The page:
Board Chairwoman Nancy Kammerdeiner said the Revenue Department's interpretation of the tax was too broad.
The owners' lawyers had also argued that lap dances should qualify for an exception to the amusement tax for "contemporary American theater," but the board didn't rule on that issue.
Attorney George Bochetto, who represented two of the clubs and demonstrated a penchant for the theatrical himself, said this wasn't just a win for the strip clubs, but for entertainment venues across the city - and for the economy and democracy.
"This is really a victory for every commercial establishment in Philadelphia that has a door charge that conducts any kind of interior activity: piano bars, pool halls, karaoke," he said. "This ruling of not taxing or overtaxing actually helps the economy."
The board's action, he said, is "a great example of the way in which our government works, and that is when one branch takes action, another branch or another agency gets to check it."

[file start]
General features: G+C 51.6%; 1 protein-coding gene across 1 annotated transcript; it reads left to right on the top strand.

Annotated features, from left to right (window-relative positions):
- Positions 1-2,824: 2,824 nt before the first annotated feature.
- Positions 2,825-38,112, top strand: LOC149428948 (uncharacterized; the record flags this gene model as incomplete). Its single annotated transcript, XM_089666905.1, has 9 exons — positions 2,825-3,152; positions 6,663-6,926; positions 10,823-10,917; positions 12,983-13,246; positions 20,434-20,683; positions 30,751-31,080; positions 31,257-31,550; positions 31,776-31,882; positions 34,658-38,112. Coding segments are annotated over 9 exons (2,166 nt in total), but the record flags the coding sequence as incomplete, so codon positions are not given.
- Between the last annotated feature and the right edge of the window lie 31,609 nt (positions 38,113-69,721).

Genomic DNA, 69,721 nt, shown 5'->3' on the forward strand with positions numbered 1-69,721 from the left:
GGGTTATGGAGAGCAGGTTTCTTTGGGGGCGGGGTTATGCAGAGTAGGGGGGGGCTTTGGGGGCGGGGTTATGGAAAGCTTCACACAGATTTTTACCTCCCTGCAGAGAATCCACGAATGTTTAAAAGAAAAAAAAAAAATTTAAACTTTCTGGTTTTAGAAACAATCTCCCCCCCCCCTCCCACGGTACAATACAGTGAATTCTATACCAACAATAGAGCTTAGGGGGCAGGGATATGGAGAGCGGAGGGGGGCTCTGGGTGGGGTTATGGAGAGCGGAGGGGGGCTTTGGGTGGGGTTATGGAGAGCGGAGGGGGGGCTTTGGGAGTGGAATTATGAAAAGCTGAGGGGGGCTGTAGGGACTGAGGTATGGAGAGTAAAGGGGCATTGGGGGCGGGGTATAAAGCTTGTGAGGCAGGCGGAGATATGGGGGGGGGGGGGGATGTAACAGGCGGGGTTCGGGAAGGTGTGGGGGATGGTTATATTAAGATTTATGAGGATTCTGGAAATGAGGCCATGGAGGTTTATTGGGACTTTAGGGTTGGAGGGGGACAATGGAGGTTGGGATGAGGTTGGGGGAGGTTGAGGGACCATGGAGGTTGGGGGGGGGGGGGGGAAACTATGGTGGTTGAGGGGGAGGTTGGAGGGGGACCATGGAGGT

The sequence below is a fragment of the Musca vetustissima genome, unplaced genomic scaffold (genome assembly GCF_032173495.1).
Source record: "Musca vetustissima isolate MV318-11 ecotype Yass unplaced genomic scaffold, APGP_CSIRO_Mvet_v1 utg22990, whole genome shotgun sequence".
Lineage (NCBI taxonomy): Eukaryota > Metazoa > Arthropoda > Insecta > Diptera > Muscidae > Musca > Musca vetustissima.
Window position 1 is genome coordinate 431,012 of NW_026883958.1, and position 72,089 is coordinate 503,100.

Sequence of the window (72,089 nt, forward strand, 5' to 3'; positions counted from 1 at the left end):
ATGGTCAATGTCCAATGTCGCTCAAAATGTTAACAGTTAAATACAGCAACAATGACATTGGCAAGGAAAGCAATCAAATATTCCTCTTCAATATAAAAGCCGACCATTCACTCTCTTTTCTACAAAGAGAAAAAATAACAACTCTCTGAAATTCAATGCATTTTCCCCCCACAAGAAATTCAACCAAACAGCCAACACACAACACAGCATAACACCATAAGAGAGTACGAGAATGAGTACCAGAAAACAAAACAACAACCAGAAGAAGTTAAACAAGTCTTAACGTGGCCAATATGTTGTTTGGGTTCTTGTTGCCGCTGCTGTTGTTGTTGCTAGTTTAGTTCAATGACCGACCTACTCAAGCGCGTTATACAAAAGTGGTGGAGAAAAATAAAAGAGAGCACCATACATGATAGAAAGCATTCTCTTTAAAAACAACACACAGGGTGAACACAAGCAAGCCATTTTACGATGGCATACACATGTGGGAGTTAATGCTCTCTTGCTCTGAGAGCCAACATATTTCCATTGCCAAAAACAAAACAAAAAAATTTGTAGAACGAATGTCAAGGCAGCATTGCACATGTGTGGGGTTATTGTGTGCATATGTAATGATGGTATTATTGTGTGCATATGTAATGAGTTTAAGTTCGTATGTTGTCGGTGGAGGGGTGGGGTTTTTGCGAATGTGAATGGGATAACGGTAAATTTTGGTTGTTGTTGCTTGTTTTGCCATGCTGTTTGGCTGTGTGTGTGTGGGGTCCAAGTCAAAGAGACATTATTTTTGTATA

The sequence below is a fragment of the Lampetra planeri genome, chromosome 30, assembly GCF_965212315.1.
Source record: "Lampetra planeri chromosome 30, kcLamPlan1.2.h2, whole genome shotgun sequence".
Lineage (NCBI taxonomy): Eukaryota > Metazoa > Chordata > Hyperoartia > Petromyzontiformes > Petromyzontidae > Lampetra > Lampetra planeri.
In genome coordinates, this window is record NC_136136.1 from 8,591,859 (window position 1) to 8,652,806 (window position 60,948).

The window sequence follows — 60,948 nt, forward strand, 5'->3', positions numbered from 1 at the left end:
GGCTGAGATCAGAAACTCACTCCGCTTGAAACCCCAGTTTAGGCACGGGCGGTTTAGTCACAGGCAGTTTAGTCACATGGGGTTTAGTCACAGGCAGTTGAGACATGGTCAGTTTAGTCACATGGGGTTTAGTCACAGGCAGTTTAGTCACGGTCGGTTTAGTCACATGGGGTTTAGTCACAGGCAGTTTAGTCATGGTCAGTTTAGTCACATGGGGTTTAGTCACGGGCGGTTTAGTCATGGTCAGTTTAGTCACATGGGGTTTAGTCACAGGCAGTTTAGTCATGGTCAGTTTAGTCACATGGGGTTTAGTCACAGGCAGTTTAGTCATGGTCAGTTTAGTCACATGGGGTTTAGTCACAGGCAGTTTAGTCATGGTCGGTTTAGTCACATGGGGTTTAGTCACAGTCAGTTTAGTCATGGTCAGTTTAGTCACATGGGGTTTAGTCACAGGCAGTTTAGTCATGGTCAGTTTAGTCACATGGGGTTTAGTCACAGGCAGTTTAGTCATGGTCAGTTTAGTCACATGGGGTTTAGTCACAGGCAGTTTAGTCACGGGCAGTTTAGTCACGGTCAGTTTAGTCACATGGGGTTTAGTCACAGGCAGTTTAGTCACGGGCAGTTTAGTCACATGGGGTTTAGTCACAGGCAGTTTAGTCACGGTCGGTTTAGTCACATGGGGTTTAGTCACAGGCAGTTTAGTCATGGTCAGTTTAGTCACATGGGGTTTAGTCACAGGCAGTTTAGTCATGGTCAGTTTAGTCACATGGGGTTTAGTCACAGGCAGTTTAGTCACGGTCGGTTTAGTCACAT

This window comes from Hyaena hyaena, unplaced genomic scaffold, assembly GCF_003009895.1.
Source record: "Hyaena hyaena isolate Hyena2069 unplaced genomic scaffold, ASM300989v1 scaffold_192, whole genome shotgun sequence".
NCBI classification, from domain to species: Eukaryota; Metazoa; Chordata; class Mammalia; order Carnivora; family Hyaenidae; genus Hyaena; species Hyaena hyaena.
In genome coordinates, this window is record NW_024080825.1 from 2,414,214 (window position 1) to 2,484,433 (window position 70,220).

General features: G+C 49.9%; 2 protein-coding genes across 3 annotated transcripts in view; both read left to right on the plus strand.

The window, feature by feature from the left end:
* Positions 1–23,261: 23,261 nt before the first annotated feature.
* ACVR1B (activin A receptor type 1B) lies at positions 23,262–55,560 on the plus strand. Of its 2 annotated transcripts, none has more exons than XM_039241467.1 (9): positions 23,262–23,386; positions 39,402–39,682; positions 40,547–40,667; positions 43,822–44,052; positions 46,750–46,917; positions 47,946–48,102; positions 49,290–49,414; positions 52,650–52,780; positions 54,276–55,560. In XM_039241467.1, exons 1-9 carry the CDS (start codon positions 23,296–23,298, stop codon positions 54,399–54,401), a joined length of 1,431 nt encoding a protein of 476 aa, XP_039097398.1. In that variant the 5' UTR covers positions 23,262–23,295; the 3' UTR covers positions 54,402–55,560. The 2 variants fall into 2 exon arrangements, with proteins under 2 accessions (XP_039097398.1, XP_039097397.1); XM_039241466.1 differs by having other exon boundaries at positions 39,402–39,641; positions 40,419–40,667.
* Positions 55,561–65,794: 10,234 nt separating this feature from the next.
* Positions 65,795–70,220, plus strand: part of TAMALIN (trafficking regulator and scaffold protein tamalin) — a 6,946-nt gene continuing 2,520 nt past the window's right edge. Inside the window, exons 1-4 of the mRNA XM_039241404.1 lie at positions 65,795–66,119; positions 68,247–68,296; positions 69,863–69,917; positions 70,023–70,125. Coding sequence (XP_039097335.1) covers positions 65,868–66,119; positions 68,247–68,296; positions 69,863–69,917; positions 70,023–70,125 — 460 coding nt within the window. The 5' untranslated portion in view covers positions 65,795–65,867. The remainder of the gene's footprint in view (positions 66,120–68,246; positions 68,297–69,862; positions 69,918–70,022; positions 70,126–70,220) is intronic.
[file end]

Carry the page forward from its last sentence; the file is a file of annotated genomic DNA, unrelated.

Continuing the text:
And why did the strip clubs prevail here when similar cases in other states have failed?
"George Bochetto," Bochetto said.
In hearings, Deputy City Solicitor Marissa O'Connell argued that paying for a lap dance is the same thing as paying a new admission charge and should therefore be subject to the tax. She declined to comment yesterday.
Asked whether the administration will appeal the decision, Nutter spokesman Mark McDonald said: "We will look at the decision from the Tax Review Board, and then we will evaluate our options."
On Twitter: @SeanWalshDN